In his latest report, co-authored with two colleagues from the Institute for Science and International Security (ISIS), Albright contends that Iran "is moving steadily toward the nuclear breakout capability", and puts a firm dateline on it. "This capability is expected to reach that milestone during 2009." [2] The authors' next concluding sentence deals with the search for solutions: "In the short-term, the response should include increasing economic sanctions on Iran and accelerating the timetable for US-led negotiations with Iran over the fate and transparency of its nuclear program."

But if Iran is thought to be reaching a critical threshold of capability to make one nuclear bomb in the near-term, as this report contends, wouldn't this undercut the validity of the proposed "short-term" response? Not even the authors themselves believe economic sanctions could lead Iran to halt its supposed march toward nuclear might, but a more important question, however, is on what legal grounds can the authors justify their position on sanctions on Iran?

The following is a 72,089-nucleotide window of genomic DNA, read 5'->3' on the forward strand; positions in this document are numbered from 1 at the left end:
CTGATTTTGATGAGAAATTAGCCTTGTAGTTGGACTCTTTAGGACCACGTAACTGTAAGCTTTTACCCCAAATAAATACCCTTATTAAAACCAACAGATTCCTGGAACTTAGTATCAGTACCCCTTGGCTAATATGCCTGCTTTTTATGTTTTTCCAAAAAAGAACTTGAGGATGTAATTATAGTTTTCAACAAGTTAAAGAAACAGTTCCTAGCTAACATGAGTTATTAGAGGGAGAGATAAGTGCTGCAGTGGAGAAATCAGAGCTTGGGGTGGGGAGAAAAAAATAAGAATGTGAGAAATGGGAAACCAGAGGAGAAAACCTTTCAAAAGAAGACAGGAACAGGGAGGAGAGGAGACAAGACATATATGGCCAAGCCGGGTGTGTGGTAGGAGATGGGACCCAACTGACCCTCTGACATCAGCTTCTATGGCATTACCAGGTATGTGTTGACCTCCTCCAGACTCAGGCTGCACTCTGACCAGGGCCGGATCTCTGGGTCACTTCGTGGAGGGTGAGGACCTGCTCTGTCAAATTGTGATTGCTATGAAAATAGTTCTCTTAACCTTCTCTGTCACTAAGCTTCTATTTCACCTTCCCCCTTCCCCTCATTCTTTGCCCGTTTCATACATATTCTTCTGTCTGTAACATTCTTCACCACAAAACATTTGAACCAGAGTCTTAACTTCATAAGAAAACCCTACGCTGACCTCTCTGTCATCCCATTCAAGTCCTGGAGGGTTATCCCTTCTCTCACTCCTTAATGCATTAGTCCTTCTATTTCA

After all, this latest ISIS report is built on a sand castle of conjectural "ifs", for example, "if Iran decides to breakout". Troubled by the complicating factors fueling "uncertainty about the circumstances of a breakout". The authors' main fault is that they adopt their hypothetical "maybes" as facts. One example is the statement, "Iran may delay the inspectors access" to the Natanz enrichment facility, which the International Atomic Energy Agency (IAEA) "may" not be able to quickly discover that some enriched uranium "may" be missing.

This flawed logic, which superimposes the authors' uncertainties on Iran's objective realities, is a line of thinking that simply evades the obvious: that is, the fact that Iran's entire stock of enriched uranium is kept in containers sealed by the IAEA and the whole fuel enrichment plant is constantly monitored by the IAEA's surveillance cameras. Contrary to their false assertion, any Iranian attempt to tamper with the IAEA seals and or divert some of the stored low-enriched uranium to some clandestine facility would be quickly uncovered.